TOKYO -- Long before the high-profile deaths, the lawsuits, the record recalls and the government reprimands, engineers at Toyota Motor Corp. began noticing red flags.
What they were on to eventually would explode into the company's worst-ever quality crisis.
It was March 2007, and engineers were getting strange reports about the pedals in Toyota Tundra pickups. Sometimes, the accelerator was slow to return to the idle position after being depressed.
They decided excess moisture caused swelling of the friction lever, a mechanism that controls the pedal's movement. Engineers changed the material and moved on.
In late 2008, more complaints came in -- this time from Europe.
Drivers of the Aygo and Yaris small cars, by then equipped with the new friction lever, said their pedals were sticking, too. Toyota lengthened the lever and changed material again.
In each case, Toyota wrote off the problem as a rare one-off or a driveability, not safety, glitch.
But that assessment changed last fall, when more cases popped up in the United States and Canada. It took from October 2009 to Jan. 21 -- nearly four months -- for the world's biggest automaker to pinpoint the same problem and recall 2.3 million possibly defective vehicles.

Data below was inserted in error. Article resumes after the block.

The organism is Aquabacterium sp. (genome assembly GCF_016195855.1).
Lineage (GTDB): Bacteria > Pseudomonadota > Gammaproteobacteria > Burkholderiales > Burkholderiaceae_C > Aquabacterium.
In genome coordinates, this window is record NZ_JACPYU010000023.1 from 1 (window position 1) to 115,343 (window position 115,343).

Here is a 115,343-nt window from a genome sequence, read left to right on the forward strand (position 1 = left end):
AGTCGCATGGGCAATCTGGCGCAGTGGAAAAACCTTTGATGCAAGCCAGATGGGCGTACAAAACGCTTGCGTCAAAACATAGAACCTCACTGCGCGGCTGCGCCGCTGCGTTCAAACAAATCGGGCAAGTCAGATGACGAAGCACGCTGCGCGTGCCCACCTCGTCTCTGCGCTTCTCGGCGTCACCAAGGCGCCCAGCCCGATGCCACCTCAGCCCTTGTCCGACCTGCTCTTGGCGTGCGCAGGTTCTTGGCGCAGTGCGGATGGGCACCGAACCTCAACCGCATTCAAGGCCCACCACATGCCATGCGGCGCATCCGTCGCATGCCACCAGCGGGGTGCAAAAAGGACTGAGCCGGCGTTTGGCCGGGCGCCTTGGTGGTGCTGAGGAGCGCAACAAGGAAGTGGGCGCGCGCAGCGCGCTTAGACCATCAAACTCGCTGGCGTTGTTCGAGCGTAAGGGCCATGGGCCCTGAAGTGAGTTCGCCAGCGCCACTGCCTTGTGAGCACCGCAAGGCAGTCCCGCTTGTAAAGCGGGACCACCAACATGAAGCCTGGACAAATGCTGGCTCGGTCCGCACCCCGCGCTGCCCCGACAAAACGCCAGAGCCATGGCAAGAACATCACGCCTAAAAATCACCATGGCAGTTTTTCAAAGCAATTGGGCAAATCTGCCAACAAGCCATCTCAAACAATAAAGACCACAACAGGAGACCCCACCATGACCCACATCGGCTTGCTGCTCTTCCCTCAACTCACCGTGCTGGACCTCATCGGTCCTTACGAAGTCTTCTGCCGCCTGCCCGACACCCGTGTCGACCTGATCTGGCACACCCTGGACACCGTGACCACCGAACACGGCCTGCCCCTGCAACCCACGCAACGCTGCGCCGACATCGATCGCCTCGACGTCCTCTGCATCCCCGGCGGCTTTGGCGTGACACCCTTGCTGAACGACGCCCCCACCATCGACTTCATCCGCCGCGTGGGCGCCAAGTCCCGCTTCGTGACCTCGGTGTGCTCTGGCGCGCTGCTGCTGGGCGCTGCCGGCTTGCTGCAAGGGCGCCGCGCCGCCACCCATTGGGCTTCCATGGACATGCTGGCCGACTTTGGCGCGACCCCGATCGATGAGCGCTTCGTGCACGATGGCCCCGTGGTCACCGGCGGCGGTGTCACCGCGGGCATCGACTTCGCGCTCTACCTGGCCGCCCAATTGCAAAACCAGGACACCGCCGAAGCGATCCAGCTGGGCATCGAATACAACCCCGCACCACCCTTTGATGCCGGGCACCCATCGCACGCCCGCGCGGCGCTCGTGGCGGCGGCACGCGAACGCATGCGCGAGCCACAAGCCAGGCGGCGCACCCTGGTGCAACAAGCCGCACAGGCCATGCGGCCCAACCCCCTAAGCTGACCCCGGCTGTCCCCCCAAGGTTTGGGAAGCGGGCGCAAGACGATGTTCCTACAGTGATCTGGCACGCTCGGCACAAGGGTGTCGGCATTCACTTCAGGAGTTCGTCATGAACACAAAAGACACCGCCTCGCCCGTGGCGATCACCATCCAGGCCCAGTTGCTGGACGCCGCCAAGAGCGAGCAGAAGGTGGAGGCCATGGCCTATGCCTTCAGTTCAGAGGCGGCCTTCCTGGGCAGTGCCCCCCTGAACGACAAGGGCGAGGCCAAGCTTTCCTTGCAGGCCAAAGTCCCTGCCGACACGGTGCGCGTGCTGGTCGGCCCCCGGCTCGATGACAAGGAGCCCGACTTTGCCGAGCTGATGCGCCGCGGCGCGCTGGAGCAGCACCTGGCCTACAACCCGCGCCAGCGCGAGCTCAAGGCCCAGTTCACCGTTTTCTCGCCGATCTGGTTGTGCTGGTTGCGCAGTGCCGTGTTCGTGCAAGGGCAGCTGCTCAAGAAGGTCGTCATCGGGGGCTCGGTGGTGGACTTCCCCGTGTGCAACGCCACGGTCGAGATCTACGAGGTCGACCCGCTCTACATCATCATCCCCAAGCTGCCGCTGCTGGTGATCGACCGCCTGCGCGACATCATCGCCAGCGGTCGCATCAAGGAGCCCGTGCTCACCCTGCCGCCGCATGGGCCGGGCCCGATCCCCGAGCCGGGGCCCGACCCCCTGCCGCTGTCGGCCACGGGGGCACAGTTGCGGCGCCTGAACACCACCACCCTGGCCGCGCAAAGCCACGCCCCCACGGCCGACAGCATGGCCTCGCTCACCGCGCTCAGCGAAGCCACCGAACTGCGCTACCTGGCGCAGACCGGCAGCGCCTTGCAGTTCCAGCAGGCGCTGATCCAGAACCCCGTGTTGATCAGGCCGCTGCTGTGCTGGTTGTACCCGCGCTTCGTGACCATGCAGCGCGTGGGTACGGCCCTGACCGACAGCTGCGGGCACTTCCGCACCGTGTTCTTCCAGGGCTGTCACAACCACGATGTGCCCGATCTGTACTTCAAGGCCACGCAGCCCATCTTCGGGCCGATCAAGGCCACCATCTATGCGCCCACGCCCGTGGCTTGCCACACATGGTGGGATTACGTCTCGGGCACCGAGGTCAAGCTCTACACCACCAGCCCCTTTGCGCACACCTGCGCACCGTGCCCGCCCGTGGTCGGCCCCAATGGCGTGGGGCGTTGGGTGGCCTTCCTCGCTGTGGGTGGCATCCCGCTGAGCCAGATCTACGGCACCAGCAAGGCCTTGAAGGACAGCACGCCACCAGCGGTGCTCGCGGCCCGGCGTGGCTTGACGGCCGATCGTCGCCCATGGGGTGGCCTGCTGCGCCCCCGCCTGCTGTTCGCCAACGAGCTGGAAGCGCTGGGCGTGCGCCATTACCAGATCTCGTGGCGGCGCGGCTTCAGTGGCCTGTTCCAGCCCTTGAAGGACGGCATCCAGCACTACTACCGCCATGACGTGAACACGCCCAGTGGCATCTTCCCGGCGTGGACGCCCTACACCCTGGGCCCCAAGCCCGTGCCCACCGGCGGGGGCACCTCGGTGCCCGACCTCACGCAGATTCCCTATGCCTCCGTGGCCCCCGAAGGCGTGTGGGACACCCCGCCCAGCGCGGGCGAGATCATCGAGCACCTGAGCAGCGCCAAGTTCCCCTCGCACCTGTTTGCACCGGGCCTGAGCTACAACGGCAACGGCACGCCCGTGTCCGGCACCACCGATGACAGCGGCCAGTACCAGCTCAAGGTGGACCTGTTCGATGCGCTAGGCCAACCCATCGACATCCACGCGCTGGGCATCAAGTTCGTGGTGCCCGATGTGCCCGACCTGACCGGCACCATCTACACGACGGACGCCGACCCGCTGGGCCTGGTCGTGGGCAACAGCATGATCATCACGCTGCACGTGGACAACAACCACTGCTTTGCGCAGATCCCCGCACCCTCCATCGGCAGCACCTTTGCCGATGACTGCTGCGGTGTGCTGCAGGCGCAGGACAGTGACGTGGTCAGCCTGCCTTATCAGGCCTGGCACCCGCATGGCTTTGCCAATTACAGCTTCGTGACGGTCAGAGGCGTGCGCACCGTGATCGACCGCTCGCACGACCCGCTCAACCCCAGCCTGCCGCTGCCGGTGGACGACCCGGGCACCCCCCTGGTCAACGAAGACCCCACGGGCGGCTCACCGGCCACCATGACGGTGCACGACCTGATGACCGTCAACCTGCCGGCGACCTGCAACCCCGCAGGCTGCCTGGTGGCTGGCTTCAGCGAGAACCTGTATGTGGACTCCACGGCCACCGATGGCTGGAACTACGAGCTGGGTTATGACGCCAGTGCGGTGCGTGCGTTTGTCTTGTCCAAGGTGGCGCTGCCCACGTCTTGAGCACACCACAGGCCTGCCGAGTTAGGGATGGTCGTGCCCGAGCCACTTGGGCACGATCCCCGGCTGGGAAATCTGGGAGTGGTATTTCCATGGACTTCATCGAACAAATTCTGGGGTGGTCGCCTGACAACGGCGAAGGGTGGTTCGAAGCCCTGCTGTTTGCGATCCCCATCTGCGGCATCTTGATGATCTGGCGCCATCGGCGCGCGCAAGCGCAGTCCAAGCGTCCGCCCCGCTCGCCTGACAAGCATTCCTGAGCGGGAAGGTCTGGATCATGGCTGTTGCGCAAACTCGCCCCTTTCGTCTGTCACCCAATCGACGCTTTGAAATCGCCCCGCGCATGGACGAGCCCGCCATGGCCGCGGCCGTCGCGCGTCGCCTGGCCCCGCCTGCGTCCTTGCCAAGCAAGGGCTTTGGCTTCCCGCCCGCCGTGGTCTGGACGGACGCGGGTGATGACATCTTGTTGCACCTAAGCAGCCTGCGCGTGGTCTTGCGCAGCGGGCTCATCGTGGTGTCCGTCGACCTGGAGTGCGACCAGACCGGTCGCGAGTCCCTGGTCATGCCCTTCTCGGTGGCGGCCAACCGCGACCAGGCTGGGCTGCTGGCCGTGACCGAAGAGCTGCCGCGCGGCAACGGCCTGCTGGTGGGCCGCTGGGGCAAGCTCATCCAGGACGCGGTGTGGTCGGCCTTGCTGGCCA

As chronicled in Toyota's Jan. 21 Defect Information Report to the National Highway Traffic Safety Administration, the buildup to the pedal recall was years in the making.
Safety experts say Toyota had ample opportunity to act sooner.
"They let this thing go way out of control and didn't deal with it early like they could have," said Sean Kane, president of Safety Research & Strategies Inc., a consumer advocacy group and auto safety consultancy in Rehoboth, Mass.
In many cases, it will be a jury deciding whether Toyota failed to act.
The company is besieged by lawsuits brought by people saying they were injured -- or had relatives killed -- in a runaway Toyota Motor vehicle. Key to the cases will be what Toyota knew and when.
One case was filed Jan. 22 by Los Angeles attorney Michael Kelly. He accuses Toyota of trotting out floor mat and pedal recalls to cover up deeper problems with its electronic throttle control system.
"First they said aftermarket carpets were causing the pedal to stick. Then they said it could occur with Toyota carpets. Now they're saying they want to change the gas pedal," Kelly said. "The bottom line is when you step on the brake, it should stop."